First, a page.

Wage bill watered down
CHARLESTON – The West Virginia Finance Committee voted Wednesday to water down a house bill that would raise the minimum wage, proposing it be raised by $1.50 over three years instead of two.
Under the bill amended Wednesday, the wage would increase from $7.25 to $7.50 an hour in January 2015, to $8 in January 2016, and $8.75 in January 2017. Originally the House approved a bill that would raise the minimum wage 75 cents each year over two years.
Senator John Unger, D-Berkeley, opposed the amendment. He said minimum wage workers will lose out on $1,040 in potential earnings in 2015 and another $520 the following year.
Janet Vineyard, president of the state’s oil marketers and grocers association, indicated she wasn’t for raising the minimum wage, but said she would support the bill if amended to raise wages over three years.
“Starting with a 25 cent raise doesn’t shock us so much. When you raise minimum wage, everyone else thinks they need a raise,” she said.
Raymona Kinneberg, a lobbyist representing ResCare, said raising the minimum wage would affect Medicare and other benefit programs. She said raising the standard more drastically than 25 cents would cause families to fall out of the programs, which provide them with more support than the wage raise would compensate for.
Unger asked if the alternative would be to keep minimum wage workers poor so they can keep their benefits. “This shows the system is broken,” he said.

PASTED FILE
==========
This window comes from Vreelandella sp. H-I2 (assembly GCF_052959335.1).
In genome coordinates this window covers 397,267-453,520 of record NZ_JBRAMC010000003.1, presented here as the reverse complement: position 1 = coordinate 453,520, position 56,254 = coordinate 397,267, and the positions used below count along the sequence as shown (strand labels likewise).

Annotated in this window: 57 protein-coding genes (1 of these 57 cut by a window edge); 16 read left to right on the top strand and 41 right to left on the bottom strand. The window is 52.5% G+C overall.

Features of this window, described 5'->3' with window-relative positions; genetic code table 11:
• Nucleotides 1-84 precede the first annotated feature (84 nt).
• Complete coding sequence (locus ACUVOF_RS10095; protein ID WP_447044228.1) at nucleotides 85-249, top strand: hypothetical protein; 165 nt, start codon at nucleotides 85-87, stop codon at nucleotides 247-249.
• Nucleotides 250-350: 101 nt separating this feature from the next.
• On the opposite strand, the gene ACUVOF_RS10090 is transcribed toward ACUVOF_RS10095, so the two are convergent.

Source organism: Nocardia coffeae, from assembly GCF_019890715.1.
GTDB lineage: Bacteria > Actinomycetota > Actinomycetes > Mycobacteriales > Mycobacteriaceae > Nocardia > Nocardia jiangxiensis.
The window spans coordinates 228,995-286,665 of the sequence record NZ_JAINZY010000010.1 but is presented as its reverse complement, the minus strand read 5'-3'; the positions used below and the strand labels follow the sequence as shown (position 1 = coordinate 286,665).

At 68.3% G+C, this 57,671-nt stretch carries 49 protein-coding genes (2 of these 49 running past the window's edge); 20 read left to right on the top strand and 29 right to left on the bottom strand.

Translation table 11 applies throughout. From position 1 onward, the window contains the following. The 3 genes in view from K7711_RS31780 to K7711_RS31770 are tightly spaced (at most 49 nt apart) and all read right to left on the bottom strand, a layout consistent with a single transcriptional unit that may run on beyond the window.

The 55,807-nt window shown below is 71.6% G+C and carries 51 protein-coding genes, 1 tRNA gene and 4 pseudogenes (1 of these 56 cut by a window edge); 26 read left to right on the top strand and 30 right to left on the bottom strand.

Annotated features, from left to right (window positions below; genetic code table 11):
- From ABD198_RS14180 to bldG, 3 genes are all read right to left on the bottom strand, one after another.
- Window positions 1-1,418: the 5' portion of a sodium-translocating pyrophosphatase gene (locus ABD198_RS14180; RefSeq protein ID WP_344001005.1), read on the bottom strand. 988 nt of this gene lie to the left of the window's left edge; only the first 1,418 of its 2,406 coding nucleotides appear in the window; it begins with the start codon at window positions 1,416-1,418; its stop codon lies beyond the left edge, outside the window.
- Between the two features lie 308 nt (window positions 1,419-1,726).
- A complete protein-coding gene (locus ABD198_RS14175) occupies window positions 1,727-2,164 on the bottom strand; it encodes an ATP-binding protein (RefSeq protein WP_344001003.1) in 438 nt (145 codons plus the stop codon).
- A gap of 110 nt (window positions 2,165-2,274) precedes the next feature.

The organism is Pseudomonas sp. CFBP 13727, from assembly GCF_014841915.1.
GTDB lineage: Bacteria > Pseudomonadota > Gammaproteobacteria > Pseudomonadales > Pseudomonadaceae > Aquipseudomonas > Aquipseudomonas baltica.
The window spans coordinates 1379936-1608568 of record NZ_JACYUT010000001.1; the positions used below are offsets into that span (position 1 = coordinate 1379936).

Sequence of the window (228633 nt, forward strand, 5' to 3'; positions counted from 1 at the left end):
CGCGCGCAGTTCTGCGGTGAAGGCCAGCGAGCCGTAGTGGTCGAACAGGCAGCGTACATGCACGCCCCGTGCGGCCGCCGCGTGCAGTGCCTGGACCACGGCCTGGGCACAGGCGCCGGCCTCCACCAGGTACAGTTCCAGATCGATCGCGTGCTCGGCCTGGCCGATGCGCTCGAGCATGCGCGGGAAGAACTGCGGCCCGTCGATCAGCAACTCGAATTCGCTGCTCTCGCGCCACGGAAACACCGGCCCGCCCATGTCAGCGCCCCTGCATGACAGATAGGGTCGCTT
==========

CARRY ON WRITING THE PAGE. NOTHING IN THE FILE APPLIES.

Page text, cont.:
John Junkins, acting commissioner for the West Virginia Division of Labor, said the department didn’t have an issue with the original proposal to raise wages across two years. “Take into consideration that $7.25 in today’s society isn’t much for a sole supporter to support their family on. Anything that can be done to help people in minimum wage jobs would be great.”
Sen. Clark Barnes, R-Randolph, noted that while Junkins spoke in favor of wage workers’ interests, he was an administrator. Barnes asked for someone representing labor unions to speak to the amendment, but no labor representatives were present.
“As I sit here and think about this, we are the people who should protect the working man,” said Senator Douglas Facemire, a Democrat from Braxton. “Vote your conscience. These people have no protection. They are out here trying to go to work every day and trying to carve out a living for themselves and their families.”
Roman Prezioso, committee chairman and a Democrat from Marion, said the amendment was developed with input from various groups, including labor and business.
The bill will now move to the Senate floor for action.